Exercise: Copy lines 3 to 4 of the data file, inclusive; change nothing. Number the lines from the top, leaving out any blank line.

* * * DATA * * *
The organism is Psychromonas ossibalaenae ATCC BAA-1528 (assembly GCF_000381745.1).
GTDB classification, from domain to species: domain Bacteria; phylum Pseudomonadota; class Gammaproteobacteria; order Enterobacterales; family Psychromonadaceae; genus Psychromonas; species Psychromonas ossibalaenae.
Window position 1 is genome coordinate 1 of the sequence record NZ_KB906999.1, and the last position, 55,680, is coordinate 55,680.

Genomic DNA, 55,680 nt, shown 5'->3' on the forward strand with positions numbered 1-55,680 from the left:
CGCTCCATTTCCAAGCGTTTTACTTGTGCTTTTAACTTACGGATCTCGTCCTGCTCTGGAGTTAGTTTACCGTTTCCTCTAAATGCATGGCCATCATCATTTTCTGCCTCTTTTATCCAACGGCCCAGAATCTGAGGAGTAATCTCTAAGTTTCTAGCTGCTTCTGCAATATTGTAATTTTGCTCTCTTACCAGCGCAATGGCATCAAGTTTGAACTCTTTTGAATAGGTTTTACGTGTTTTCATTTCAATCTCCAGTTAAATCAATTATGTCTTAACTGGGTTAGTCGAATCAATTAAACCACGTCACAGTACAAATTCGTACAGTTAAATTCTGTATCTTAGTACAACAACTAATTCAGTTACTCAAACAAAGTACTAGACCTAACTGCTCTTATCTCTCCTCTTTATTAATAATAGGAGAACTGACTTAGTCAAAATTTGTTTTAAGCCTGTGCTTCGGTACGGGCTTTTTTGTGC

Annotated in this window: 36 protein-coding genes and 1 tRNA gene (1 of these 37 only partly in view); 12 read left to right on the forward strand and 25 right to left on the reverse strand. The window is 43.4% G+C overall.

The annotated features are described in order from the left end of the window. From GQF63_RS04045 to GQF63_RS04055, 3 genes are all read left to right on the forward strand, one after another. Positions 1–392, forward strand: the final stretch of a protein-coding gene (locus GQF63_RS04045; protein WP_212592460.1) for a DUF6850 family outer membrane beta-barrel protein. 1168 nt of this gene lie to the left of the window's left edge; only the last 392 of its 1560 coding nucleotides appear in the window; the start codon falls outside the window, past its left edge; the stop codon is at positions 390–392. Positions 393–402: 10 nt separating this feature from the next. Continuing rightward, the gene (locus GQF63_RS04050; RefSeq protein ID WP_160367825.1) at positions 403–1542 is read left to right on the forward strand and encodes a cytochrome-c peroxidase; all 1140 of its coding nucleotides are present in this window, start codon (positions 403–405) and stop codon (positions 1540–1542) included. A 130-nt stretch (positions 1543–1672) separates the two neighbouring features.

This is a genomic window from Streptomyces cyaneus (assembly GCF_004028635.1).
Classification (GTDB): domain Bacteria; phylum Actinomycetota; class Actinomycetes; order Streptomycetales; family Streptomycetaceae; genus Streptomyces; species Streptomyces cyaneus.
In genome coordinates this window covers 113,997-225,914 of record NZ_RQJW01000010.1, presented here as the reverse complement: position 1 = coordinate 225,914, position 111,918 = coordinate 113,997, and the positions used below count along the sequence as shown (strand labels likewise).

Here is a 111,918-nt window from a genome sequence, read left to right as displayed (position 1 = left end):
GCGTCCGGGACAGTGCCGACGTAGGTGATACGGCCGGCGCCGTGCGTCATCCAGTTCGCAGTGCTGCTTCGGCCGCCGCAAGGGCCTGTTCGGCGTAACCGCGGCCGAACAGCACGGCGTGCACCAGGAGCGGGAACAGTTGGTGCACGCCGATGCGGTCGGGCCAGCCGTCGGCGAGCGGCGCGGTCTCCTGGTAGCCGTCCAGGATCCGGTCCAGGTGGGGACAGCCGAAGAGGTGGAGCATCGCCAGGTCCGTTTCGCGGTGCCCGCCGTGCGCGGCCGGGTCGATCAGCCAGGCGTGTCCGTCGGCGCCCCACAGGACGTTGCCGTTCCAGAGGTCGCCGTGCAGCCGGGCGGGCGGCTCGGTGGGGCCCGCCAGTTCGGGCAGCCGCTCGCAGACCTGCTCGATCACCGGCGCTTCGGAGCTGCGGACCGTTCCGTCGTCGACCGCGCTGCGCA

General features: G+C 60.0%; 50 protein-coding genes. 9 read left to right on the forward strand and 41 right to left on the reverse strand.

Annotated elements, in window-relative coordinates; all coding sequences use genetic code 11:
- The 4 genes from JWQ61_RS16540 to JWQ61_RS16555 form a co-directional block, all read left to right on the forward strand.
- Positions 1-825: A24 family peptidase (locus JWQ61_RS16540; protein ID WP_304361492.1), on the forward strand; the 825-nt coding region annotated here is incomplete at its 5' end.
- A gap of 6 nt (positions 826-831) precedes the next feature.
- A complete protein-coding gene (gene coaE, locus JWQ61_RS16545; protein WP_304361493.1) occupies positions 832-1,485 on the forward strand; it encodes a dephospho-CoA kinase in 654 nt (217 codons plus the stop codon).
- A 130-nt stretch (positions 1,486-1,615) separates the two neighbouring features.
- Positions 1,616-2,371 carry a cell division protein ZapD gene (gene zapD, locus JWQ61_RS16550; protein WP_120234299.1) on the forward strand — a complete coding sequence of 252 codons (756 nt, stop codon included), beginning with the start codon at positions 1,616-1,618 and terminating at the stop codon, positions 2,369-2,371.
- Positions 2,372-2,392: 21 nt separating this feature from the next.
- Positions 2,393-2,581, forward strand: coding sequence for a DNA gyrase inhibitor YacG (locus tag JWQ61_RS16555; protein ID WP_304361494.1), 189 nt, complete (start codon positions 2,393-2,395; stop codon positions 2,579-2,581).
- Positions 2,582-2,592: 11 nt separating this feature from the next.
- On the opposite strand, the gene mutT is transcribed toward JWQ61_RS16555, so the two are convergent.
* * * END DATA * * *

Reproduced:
Window position 1 is genome coordinate 1 of the sequence record NZ_KB906999.1, and the last position, 55,680, is coordinate 55,680.

Genomic DNA, 55,680 nt, shown 5'->3' on the forward strand with positions numbered 1-55,680 from the left: